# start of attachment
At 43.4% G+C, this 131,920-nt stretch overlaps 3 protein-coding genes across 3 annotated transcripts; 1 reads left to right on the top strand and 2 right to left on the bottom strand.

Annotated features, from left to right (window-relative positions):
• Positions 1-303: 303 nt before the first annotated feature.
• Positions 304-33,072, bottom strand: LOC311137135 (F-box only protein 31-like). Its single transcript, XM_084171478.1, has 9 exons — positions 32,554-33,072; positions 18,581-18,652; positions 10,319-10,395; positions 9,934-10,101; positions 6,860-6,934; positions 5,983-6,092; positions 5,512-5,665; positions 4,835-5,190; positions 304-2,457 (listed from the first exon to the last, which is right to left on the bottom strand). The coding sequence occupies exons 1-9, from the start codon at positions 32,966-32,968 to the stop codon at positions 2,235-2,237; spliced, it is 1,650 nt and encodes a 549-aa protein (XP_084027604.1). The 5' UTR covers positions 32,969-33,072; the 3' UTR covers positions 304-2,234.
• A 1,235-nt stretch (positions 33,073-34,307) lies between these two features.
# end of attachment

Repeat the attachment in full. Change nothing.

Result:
At 43.4% G+C, this 131,920-nt stretch overlaps 3 protein-coding genes across 3 annotated transcripts; 1 reads left to right on the top strand and 2 right to left on the bottom strand.

Annotated features, from left to right (window-relative positions):
• Positions 1-303: 303 nt before the first annotated feature.
• Positions 304-33,072, bottom strand: LOC311137135 (F-box only protein 31-like). Its single transcript, XM_084171478.1, has 9 exons — positions 32,554-33,072; positions 18,581-18,652; positions 10,319-10,395; positions 9,934-10,101; positions 6,860-6,934; positions 5,983-6,092; positions 5,512-5,665; positions 4,835-5,190; positions 304-2,457 (listed from the first exon to the last, which is right to left on the bottom strand). The coding sequence occupies exons 1-9, from the start codon at positions 32,966-32,968 to the stop codon at positions 2,235-2,237; spliced, it is 1,650 nt and encodes a 549-aa protein (XP_084027604.1). The 5' UTR covers positions 32,969-33,072; the 3' UTR covers positions 304-2,234.
• A 1,235-nt stretch (positions 33,073-34,307) lies between these two features.